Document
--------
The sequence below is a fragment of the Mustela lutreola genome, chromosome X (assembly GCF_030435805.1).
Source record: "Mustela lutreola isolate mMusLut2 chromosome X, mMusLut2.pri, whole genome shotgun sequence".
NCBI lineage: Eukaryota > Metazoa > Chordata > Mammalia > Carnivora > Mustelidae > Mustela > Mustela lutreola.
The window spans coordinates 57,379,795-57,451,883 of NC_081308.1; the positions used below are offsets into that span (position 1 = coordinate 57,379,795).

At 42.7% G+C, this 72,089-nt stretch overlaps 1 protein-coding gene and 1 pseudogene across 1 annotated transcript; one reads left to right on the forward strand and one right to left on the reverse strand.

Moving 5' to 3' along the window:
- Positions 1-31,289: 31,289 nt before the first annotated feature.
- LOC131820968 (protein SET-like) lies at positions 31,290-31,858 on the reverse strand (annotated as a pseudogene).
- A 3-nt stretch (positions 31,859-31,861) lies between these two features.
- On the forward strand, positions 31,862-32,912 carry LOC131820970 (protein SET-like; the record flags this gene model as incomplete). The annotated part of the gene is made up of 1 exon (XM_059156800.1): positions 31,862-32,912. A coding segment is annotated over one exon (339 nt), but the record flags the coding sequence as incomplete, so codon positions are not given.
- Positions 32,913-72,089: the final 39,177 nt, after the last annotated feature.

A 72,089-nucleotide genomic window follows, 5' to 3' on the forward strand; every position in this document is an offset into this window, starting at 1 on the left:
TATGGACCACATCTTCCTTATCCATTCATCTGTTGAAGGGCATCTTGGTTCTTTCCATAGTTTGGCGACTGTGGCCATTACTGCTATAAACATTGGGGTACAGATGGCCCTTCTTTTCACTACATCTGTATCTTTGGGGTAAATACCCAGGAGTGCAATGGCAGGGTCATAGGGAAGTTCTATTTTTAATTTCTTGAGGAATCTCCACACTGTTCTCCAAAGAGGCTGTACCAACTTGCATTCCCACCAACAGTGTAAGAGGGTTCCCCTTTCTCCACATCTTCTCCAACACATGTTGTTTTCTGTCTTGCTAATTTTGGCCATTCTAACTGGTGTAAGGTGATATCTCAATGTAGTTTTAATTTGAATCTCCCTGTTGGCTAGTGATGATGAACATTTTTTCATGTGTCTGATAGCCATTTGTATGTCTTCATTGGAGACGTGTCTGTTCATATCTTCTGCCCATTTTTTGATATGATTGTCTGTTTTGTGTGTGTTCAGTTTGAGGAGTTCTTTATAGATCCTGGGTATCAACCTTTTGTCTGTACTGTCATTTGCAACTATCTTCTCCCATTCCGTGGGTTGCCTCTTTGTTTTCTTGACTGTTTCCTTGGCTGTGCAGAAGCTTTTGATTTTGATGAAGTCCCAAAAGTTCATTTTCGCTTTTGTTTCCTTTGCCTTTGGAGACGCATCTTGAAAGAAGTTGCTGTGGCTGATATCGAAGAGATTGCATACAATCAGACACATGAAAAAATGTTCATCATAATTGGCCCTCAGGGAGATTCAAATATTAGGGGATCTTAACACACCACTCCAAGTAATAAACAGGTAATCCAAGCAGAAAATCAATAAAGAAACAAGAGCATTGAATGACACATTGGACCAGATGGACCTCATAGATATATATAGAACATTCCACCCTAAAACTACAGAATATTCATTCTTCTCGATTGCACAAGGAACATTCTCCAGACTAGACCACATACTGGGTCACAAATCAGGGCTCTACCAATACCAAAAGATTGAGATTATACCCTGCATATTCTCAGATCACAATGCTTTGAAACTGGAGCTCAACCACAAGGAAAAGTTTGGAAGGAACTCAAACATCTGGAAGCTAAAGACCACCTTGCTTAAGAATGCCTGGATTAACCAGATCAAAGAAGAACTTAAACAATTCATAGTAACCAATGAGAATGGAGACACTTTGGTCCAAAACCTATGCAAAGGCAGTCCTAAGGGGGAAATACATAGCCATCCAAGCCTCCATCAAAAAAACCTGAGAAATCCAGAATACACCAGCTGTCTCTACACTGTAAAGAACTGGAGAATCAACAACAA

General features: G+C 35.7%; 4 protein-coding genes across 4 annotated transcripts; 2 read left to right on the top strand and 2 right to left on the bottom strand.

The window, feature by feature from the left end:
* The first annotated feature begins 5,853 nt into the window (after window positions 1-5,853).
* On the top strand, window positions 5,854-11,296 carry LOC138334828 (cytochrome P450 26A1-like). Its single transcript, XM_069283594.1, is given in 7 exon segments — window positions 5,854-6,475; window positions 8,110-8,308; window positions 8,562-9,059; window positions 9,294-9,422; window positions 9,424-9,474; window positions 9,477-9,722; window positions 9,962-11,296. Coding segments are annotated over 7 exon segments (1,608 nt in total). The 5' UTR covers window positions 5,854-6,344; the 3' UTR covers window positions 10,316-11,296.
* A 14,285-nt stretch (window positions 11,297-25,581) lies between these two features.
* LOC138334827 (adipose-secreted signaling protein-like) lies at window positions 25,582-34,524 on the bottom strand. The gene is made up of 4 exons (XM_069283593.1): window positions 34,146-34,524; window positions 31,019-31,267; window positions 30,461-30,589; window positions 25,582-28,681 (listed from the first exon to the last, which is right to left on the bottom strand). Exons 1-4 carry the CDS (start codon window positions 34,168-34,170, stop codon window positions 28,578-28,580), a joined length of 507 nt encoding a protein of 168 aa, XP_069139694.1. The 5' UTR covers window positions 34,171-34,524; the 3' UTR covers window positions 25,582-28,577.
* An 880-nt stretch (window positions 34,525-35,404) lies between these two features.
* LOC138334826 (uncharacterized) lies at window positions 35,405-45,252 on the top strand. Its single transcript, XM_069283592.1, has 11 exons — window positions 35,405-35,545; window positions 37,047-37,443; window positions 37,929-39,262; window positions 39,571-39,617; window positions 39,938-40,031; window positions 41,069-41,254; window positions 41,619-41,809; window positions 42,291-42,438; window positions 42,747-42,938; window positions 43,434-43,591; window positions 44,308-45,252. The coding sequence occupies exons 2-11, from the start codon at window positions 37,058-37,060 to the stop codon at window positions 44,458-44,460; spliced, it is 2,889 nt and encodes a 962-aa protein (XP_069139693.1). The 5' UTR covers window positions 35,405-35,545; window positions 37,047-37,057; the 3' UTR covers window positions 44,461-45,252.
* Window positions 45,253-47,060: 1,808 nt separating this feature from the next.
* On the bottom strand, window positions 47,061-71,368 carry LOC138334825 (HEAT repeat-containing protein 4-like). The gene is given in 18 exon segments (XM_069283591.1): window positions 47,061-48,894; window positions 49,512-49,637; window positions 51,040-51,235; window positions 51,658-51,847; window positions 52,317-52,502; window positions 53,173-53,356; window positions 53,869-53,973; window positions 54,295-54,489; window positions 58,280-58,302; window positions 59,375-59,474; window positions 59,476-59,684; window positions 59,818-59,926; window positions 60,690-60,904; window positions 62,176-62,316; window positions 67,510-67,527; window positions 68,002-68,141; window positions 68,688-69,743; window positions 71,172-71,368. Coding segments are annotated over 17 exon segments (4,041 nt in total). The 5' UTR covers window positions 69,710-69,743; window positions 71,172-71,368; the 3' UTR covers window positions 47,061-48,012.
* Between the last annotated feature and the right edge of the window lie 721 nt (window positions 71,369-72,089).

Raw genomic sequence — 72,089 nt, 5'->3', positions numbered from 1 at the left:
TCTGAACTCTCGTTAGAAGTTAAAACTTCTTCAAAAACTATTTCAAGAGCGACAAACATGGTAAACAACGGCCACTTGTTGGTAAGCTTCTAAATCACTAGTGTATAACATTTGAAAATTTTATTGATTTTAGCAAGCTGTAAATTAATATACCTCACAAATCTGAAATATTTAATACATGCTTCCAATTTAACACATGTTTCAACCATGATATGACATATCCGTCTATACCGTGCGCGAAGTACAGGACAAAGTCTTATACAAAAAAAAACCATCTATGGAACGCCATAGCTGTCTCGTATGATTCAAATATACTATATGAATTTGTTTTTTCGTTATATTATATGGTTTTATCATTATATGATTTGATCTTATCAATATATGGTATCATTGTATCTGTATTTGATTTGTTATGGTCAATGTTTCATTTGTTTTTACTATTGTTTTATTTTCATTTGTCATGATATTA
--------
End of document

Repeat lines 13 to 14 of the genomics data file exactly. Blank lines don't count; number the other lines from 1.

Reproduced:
TATGGACCACATCTTCCTTATCCATTCATCTGTTGAAGGGCATCTTGGTTCTTTCCATAGTTTGGCGACTGTGGCCATTACTGCTATAAACATTGGGGTACAGATGGCCCTTCTTTTCACTACATCTGTATCTTTGGGGTAAATACCCAGGAGTGCAATGGCAGGGTCATAGGGAAGTTCTATTTTTAATTTCTTGAGGAATCTCCACACTGTTCTCCAAAGAGGCTGTACCAACTTGCATTCCCACCAACAGTGTAAGAGGGTTCCCCTTTCTCCACATCTTCTCCAACACATGTTGTTTTCTGTCTTGCTAATTTTGGCCATTCTAACTGGTGTAAGGTGATATCTCAATGTAGTTTTAATTTGAATCTCCCTGTTGGCTAGTGATGATGAACATTTTTTCATGTGTCTGATAGCCATTTGTATGTCTTCATTGGAGACGTGTCTGTTCATATCTTCTGCCCATTTTTTGATATGATTGTCTGTTTTGTGTGTGTTCAGTTTGAGGAGTTCTTTATAGATCCTGGGTATCAACCTTTTGTCTGTACTGTCATTTGCAACTATCTTCTCCCATTCCGTGGGTTGCCTCTTTGTTTTCTTGACTGTTTCCTTGGCTGTGCAGAAGCTTTTGATTTTGATGAAGTCCCAAAAGTTCATTTTCGCTTTTGTTTCCTTTGCCTTTGGAGACGCATCTTGAAAGAAGTTGCTGTGGCTGATATCGAAGAGATTGCATACAATCAGACACATGAAAAAATGTTCATCATAATTGGCCCTCAGGGAGATTCAAATATTAGGGGATCTTAACACACCACTCCAAGTAATAAACAGGTAATCCAAGCAGAAAATCAATAAAGAAACAAGAGCATTGAATGACACATTGGACCAGATGGACCTCATAGATATATATAGAACATTCCACCCTAAAACTACAGAATATTCATTCTTCTCGATTGCACAAGGAACATTCTCCAGACTAGACCACATACTGGGTCACAAATCAGGGCTCTACCAATACCAAAAGATTGAGATTATACCCTGCATATTCTCAGATCACAATGCTTTGAAACTGGAGCTCAACCACAAGGAAAAGTTTGGAAGGAACTCAAACATCTGGAAGCTAAAGACCACCTTGCTTAAGAATGCCTGGATTAACCAGATCAAAGAAGAACTTAAACAATTCATAGTAACCAATGAGAATGGAGACACTTTGGTCCAAAACCTATGCAAAGGCAGTCCTAAGGGGGAAATACATAGCCATCCAAGCCTCCATCAAAAAAACCTGAGAAATCCAGAATACACCAGCTGTCTCTACACTGTAAAGAACTGGAGAATCAACAACAA

General features: G+C 35.7%; 4 protein-coding genes across 4 annotated transcripts; 2 read left to right on the top strand and 2 right to left on the bottom strand.